Denny’s and Sambo’s were ubiquitously identified by the black community as particularly hostile to black customers, and a series of well-publicized events, occurring across the country, cemented a sense that an informal policy was in place to require its black patrons, and only its black patrons, to prepay for meals. As a result of the branding of Denny’s as a racist company, the corporation underwent a major makeover that involved legally required actions and a massive public relations campaign designed to increase the number of minority-owned franchises. Mandatory racial sensitivity training was undertaken, and an explicit nondiscrimination policy, based on a U.S. Department of Justice–enforced consent decree, was established. The claim that stereotypical images are harmless was severely undercut when it became clear that a chain restaurant long steeped in those stereotypes also perpetrated the most grievous practices of discriminatory treatment against the victims of the stereotypes.
The Sambo stereotype was a staple of popular culture, but academic research was not immune from stereotypical reasoning. Stanley Elkins’s 1959 analysis of slavery as a total institution can be credited for sparking the new social history of slavery research. Historians such as Eric Foner, Herbert Gutman, and Eugene Genovese wrote some of the most widely acknowledged analyses of slavery in part to discredit the claims of Elkins. The dubious hypothesis that Elkins sought to verify was that the peculiar system of U.S. chattel slavery caused the Sambo social psychology of slaves: “Sambo, the typical plantation slave, was docile but irresponsible, loyal but lazy, humble but chronically given to lying and stealing; his behavior was full of infantile silliness and his talk inflated with childish exaggeration” (Elkins 1959, p. 87).
Elkins never empirically verifies that Sambos existed, but he assumes their presence. The following generation of historians effectively challenged this assumption with a body of research that found U.S. slaves to be much more contentious, to be purposive as actors fighting against slavery, and to have great strength in maintaining family and cultural ties in spite of oppressive social conditions.
In popular culture, a series of challenges to the Sambo stereotype have also surfaced. In particular, the Spike Lee movie Bamboozled (2000) tells the story of an African American television executive, Pierre Delacroix, who creates the impromptu idea for a new millennium minstrel show in order to save his job. To his chagrin, the white executives love the idea, and Lee effectively demonstrates the damage inflicted on the black actors selected to perform in blackface, as well as the larger societal damage inflicted on everybody involved in the production and consumption of racist stereotypes. In the closing scene, when Delacroix finally comes to terms with the monster he has created, he is seen in his office, which is filled with racist memorabilia. A Sambo coin bank takes on a life of its own until Delacroix eventually destroys it, along with all the lawn jockeys, blackface knick-knacks, and Mammy cookie jars.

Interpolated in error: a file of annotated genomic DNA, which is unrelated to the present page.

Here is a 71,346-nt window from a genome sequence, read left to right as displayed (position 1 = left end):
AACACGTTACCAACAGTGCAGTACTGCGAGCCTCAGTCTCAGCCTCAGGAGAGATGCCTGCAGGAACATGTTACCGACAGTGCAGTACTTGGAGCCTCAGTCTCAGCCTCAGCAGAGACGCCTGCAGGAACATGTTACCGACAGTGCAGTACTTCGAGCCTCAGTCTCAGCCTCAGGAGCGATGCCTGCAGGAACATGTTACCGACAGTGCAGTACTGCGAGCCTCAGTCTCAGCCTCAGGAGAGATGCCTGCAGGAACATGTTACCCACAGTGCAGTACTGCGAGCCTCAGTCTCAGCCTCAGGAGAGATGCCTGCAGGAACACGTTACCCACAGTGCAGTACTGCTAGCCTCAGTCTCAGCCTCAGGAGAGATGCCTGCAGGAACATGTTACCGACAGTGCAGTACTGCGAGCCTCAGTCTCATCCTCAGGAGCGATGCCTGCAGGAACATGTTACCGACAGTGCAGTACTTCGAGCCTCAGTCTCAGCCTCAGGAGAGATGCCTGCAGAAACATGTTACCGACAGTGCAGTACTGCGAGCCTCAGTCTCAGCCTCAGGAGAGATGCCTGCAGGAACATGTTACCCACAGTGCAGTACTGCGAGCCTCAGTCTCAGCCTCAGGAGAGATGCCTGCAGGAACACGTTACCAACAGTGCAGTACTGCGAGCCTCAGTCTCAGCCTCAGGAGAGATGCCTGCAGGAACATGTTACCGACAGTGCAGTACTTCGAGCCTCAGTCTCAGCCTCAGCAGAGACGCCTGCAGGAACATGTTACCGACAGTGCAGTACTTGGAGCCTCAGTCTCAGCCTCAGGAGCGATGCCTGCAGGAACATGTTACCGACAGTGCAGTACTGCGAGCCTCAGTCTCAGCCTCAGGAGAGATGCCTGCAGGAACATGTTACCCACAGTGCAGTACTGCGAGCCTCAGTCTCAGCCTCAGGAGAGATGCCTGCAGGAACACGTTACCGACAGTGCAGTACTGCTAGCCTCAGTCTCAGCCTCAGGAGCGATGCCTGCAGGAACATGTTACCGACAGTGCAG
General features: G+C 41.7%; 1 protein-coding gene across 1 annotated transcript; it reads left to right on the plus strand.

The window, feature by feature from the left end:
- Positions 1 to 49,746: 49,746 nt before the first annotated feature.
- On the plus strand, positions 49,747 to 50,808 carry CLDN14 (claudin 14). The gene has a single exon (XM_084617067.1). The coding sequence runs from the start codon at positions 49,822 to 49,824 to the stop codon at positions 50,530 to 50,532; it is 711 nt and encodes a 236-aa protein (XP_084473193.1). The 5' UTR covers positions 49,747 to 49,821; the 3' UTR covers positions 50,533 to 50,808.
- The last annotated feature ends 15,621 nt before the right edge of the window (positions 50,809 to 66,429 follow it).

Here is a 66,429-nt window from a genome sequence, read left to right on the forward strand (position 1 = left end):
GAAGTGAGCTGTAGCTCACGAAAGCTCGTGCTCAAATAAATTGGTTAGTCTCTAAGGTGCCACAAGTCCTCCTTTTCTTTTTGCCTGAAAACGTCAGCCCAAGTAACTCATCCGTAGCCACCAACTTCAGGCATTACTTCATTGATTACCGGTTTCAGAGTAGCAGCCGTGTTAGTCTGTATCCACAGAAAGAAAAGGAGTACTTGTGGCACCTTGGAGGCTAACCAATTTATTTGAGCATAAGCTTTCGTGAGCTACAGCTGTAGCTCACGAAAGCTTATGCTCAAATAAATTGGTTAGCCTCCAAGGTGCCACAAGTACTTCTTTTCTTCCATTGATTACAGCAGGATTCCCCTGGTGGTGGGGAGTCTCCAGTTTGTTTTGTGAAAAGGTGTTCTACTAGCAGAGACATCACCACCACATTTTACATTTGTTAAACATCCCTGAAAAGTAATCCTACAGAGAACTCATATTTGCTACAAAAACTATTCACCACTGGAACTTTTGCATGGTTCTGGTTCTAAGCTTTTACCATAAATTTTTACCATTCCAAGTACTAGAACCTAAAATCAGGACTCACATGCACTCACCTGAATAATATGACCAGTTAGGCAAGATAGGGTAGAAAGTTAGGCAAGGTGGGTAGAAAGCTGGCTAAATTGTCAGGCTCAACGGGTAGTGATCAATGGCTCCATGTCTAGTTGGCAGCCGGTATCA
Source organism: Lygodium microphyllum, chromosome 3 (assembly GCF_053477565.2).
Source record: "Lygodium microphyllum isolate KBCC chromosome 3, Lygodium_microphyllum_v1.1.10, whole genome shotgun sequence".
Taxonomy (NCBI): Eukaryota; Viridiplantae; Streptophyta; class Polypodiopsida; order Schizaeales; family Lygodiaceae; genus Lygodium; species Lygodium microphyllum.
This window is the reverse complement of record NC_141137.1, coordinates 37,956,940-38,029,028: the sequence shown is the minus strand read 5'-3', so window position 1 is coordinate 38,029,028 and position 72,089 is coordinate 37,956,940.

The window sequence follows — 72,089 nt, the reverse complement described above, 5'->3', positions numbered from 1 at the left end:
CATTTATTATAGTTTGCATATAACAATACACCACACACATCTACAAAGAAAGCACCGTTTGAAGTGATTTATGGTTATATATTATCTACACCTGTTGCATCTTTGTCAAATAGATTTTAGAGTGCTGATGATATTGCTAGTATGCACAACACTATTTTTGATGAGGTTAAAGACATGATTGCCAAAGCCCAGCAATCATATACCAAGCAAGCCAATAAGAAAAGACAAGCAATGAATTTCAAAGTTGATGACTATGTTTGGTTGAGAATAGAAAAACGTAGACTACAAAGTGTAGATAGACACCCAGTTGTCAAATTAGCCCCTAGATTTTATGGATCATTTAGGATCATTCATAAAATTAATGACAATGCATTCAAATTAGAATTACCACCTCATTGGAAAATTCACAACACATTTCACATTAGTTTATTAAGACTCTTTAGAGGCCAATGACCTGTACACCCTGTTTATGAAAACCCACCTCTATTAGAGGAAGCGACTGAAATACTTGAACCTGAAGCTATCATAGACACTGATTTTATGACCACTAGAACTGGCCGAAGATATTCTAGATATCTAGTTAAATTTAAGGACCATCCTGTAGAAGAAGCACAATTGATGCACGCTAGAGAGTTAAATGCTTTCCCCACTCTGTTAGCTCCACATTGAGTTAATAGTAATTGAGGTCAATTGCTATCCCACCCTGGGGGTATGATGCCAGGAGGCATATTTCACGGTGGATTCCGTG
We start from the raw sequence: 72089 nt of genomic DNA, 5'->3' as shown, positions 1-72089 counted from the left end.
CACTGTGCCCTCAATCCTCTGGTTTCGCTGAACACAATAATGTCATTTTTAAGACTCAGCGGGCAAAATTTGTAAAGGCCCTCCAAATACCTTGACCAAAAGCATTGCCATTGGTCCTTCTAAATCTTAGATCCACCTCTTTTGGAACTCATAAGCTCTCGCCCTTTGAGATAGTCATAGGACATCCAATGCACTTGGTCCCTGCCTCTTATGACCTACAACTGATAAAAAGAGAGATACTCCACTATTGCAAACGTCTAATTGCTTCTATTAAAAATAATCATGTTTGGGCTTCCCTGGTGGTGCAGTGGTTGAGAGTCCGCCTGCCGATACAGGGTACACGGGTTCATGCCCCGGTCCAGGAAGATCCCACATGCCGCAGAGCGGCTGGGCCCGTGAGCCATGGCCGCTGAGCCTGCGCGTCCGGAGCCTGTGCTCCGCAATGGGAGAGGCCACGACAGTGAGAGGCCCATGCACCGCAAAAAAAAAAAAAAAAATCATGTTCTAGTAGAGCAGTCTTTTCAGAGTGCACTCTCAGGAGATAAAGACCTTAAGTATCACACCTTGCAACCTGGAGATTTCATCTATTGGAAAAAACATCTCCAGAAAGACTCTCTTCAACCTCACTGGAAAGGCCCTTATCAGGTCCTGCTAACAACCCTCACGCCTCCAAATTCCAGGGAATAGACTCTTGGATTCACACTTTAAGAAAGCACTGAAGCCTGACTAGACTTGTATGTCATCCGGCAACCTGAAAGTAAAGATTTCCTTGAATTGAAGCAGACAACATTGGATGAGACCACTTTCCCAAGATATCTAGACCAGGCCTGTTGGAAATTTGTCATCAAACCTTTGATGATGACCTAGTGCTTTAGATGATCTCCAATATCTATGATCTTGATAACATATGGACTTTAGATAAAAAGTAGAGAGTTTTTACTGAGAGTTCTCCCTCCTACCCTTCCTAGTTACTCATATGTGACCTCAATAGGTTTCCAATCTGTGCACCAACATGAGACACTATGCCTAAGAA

As much as this movie was intended to put executives and white audiences on the spot for the perpetuation of stereotypes, it is clear that the message has not been fully received. In Star Wars Episode I: The Phantom Menace (1999), a character named Jar Jar Binks was introduced, and though his form is frog-inspired, his mode of speech and general demeanor is Sambo-inspired. The continuing struggle for African American actors is to find roles that allow them to play more than the fool. Most of the television shows featuring African American casts are comedic in genre, and they invariably have one or more characters playing the hapless fool. A strong case could be made that the history of being white in America corresponds with a strong fascination with all things black, except for black people. It is within this context that blackface minstrels, television comedies, Eminem, Elvis Presley, and contemporary jazz and blues bars make sense.
SEE ALSO Blackness; Comic Books; Film Industry; Jim Crow; Memín Pinguín; Racism; Television; Uncle Tom
Bean, Annemarie, James V. Hatch, and Brooks McNamara, eds. 1996. Inside the Minstrel Mask: Readings in Nineteenth-Century Blackface Minstrelsy. Hanover, NH: Wesleyan University Press.
Elkins, Stanley M. 1959. Slavery: A Problem in American Institutional and Intellectual Life. Chicago: University of Chicago Press.
Roediger, David. 1999. The Wages of Whiteness. New York: Verso Books.
Strausbaugh, John. 2006. Black Like You: Blackface, Whiteface, Insult and Imitation in American Culture. New York: Penguin Books.
Ronald L. Mize Jr.